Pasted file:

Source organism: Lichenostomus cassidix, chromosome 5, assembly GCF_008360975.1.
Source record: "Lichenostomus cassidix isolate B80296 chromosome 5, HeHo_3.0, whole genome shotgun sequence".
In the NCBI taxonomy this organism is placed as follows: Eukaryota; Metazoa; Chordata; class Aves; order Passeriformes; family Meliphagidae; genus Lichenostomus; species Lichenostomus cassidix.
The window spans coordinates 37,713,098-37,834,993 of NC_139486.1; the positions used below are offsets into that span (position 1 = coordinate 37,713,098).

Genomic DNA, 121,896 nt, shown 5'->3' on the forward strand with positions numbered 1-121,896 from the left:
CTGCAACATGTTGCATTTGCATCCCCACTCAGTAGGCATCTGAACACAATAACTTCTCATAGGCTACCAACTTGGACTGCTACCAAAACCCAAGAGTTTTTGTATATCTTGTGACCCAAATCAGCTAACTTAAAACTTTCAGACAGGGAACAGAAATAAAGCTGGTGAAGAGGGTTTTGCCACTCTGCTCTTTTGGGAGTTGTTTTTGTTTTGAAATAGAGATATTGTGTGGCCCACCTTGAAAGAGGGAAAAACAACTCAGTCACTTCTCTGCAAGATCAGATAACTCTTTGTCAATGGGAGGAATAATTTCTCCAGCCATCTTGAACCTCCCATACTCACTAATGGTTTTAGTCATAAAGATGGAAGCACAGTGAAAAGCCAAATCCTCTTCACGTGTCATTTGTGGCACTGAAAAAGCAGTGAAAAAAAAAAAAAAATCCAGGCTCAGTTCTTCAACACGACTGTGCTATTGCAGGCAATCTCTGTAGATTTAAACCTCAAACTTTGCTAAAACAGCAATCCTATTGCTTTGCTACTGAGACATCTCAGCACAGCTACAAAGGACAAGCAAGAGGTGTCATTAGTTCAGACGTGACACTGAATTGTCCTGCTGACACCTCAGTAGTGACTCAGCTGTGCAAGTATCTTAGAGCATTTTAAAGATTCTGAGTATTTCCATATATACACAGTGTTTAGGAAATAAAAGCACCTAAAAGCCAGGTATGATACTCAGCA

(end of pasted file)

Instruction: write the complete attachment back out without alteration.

Source organism: Lichenostomus cassidix, chromosome 5, assembly GCF_008360975.1.
Source record: "Lichenostomus cassidix isolate B80296 chromosome 5, HeHo_3.0, whole genome shotgun sequence".
In the NCBI taxonomy this organism is placed as follows: Eukaryota; Metazoa; Chordata; class Aves; order Passeriformes; family Meliphagidae; genus Lichenostomus; species Lichenostomus cassidix.
The window spans coordinates 37,713,098-37,834,993 of NC_139486.1; the positions used below are offsets into that span (position 1 = coordinate 37,713,098).

Genomic DNA, 121,896 nt, shown 5'->3' on the forward strand with positions numbered 1-121,896 from the left:
CTGCAACATGTTGCATTTGCATCCCCACTCAGTAGGCATCTGAACACAATAACTTCTCATAGGCTACCAACTTGGACTGCTACCAAAACCCAAGAGTTTTTGTATATCTTGTGACCCAAATCAGCTAACTTAAAACTTTCAGACAGGGAACAGAAATAAAGCTGGTGAAGAGGGTTTTGCCACTCTGCTCTTTTGGGAGTTGTTTTTGTTTTGAAATAGAGATATTGTGTGGCCCACCTTGAAAGAGGGAAAAACAACTCAGTCACTTCTCTGCAAGATCAGATAACTCTTTGTCAATGGGAGGAATAATTTCTCCAGCCATCTTGAACCTCCCATACTCACTAATGGTTTTAGTCATAAAGATGGAAGCACAGTGAAAAGCCAAATCCTCTTCACGTGTCATTTGTGGCACTGAAAAAGCAGTGAAAAAAAAAAAAAAATCCAGGCTCAGTTCTTCAACACGACTGTGCTATTGCAGGCAATCTCTGTAGATTTAAACCTCAAACTTTGCTAAAACAGCAATCCTATTGCTTTGCTACTGAGACATCTCAGCACAGCTACAAAGGACAAGCAAGAGGTGTCATTAGTTCAGACGTGACACTGAATTGTCCTGCTGACACCTCAGTAGTGACTCAGCTGTGCAAGTATCTTAGAGCATTTTAAAGATTCTGAGTATTTCCATATATACACAGTGTTTAGGAAATAAAAGCACCTAAAAGCCAGGTATGATACTCAGCA